We love Sania Mirza. There we said it. We love her, because she is the number one female tennis player and despite severe misogynist criticism never stopped rocking the tennis courts.
In 2005 Haseeb-ul-hasan Siddiqui, a leading cleric of the Sunni Ulema Board, issued a fatwa which demanded that Sania Mirza, a practicing Muslim, stop wearing short skirts to play tennis. “The dress she wears on the tennis courts, leaves nothing to the imagination. She will undoubtedly be a corrupting influence,” he said. Sania was requested to wear long tunics and a hijab, like female Iranian badminton players do. As she predictably did not listen to this, threats became more severe. At one point Siddiqullah Chowdhry, a cleric of the Muslim group Jamiat-e-Ulama-e-Hind, shared “she will be stopped from playing if she doesn’t adhere to it”.
Now, ten years later, on 11 July 2015, together with her legendary partner, Switzerland’s Martina Hingis, she claimed India’s first Wimbledon title for women’s doubles. Sania is used to making history as she was also the first Indian woman to win a WTA title in 2005 and reach a grand slam final (at the Australian Open mixed doubles in 2009). Rightfully she is now ranked world number one in women’s doubles. Sania has proven to be unstoppable.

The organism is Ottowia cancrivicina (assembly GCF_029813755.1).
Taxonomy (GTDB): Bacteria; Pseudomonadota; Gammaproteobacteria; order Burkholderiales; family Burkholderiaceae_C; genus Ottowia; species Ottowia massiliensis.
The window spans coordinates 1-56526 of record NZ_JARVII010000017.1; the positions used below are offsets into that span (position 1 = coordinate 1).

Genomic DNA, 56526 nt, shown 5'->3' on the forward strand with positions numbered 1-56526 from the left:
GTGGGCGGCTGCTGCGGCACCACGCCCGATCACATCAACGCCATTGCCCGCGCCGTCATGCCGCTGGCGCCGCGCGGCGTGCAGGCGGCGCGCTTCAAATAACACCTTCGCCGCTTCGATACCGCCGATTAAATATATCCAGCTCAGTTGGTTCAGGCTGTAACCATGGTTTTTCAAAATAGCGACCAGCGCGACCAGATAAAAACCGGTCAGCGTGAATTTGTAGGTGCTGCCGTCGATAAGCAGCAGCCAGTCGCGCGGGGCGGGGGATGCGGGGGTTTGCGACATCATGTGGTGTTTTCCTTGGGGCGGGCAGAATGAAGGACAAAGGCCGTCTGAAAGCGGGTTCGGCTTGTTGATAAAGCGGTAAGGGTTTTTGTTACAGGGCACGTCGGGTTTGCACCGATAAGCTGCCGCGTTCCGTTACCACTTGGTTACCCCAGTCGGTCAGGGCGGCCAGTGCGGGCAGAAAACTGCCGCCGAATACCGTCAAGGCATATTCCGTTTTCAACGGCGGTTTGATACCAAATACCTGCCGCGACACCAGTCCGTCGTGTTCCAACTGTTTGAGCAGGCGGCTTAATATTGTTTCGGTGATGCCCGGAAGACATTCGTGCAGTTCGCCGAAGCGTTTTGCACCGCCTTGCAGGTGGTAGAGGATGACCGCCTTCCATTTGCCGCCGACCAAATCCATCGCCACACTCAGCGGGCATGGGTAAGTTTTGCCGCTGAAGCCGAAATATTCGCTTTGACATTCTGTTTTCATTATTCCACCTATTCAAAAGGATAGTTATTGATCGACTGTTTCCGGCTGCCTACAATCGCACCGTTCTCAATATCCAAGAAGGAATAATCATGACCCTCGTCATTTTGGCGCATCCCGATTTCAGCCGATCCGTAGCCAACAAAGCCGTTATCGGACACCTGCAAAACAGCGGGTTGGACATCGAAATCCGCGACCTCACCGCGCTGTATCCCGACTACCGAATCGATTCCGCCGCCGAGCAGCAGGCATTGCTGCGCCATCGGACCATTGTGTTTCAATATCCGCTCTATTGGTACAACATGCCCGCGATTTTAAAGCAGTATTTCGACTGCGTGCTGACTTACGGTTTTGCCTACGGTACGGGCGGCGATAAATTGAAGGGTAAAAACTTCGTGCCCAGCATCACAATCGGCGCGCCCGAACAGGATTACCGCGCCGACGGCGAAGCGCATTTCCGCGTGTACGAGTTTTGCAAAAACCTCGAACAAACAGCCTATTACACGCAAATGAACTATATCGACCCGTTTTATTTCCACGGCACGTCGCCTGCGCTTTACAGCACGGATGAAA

As if these are not enough reasons for us to love her, Sania is also United Nations Women’s goodwill ambassador for South Asia since 2014. She joined their campaign to end violence against women and raise awareness on gender equality.
In her acceptance speech she said: “I hope one day everyone will say that we are equal and women are not treated as objects. Women face discrimination. They are treated like animals and it is not right. The mentality needs to be changed. […] Gender equity in sports as well as using sports to advocate for gender equality in communities is essential. Equality depends on each and all of us. From the government that changes its laws, to the company that advances equal pay and equal opportunity, to the mother and father who teach their daughter and son that all human beings should be treated equally, to the athletes who demonstrate equality and excellence”.
We at CSR salute Sania’s determination to take a definite stand in the struggle and in the playfield. As they say: “the haters gonna hate!”, so keep smashing those balls!
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